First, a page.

Tuesday, 28 February 2012

Truth and Illusion

Martin Scorsese’s “Hugo” has just won five Oscars, for cinematography, art direction, visual effects, sound mixing and sound editing. It’s not just a technically interesting film though. The first films were direct recordings of reality and Mêlées (The early film director that is the subject of Scorsese’s film) was the first film maker to challenge this by introducing stop motion effects and the possibilities of fantasy to the general public. This dialogue between film as truth and film as illusion lies at the core of film theory.
Sometimes these polar opposites however seem to change places. In Godard’s 1967 film La Chinoise, the character Guillaume gives a lecture and in it he states that Méliès, was the true originator of the documentary film. “They say Lumiére invented current events. He made documentaries. But there was also Méliès, who made fiction. He was a dreamer filming fantasies. I think just the opposite…” (Godard, 1967)
Godard was filming at the same time as McLuhan was developing his communication theories; both were fascinated by how media affect our perception of reality and the world. These views would inform Baudillard’s postmodern awareness of how media creates "the death of the real". Eventually, as Baudrillard wrote, wars such as the Gulf War of 1991, wouldn't take place in reality. For Western audiences they would only be aware of war as a series of hyper-real images on television.
Film theory mirrors these polar oppositions. Bazin stressed the importance of ‘reality’ and truth to the filmed document, whilst Parker Tyler stated that “Camera trickery is really camera magic, for illusion can be freely created by the movie camera with more mathematical accuracy and shock value than by slight-of-hand or stage illusion”. (1947, p. 586)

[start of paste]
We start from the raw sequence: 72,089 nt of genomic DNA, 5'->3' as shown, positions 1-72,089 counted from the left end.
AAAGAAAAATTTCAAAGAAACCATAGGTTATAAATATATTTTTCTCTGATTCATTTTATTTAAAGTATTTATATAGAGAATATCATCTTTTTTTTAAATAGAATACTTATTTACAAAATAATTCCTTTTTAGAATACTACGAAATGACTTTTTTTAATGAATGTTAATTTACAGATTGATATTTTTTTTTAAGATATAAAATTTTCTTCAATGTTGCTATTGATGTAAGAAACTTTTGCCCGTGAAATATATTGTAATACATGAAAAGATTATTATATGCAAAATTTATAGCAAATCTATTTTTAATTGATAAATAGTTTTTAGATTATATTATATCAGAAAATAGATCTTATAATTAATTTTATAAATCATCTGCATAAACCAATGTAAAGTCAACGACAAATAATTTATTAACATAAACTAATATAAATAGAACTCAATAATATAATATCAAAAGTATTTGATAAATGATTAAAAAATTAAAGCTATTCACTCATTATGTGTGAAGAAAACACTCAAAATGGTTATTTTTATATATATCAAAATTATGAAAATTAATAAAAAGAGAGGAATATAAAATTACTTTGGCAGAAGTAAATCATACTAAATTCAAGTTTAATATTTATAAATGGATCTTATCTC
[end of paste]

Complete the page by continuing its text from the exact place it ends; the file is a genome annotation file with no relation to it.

Tyler was the first theorist to compare audience reception of Hollywood stars to the worship of Gods in ancient rituals. All films were essentially like ghost stories or they operated as time machines. The trick of illusion being at the centre of film’s attraction, its power coming from our deep rooted need to seek that other spiritual reality on the other side of the membrane. (Once again ‘the Mind in the Cave’ provides a useful image)
Mêlées was a stage magician and like many others at this time recognised the potential for film to extend his powers of illusion. (In England the magicians Fèlician Trewey and David Devant introduced film projections into their acts). Derren Brown has been at the Grand Theatre in Leeds this week, and several of his illusions rely on the fact that video footage can be edited. Our fascination with illusion is obviously very powerful, the fact that Brown’s performances were all full, reflecting the fact that even in an age of scientific scepticism we yearn for a world of magic and illusionistic tricks.

Stan Brakhage sees Mêlées as a precursor and this reminds me that as film students perhaps you ought to be looking at a much wider range of film-makers. It is worth investigating screenings such as ‘Future Shorts’ last seen at Temple Works in Leeds. Future Shorts highlights the communal experience of film, and how the physicality of the media affects an audience’s responses. This year David Reilly’s The External World (2010) was shown in Leeds as well as Juan Pablo Zaramella’s stop-motion film Luminaris (2011). This is a film you ought to see in conjunction with Mêlées’ work, because it highlights how traditional techniques can still be made relevant to contemporary work.

Tyler, P (1947) Magic and Myth of the Movies in Mast, G & Cohen, M (1974) Film Theory and Criticism New York: Oxford University press p. 586)

Check out Saturday Guardian, 25. 2. 12. J Hoberman’s article ‘A History of Trickery’, is a detailed response to Martin Scorsese’s “Hugo” and opens out many of the issues above.

No comments:

Post a Comment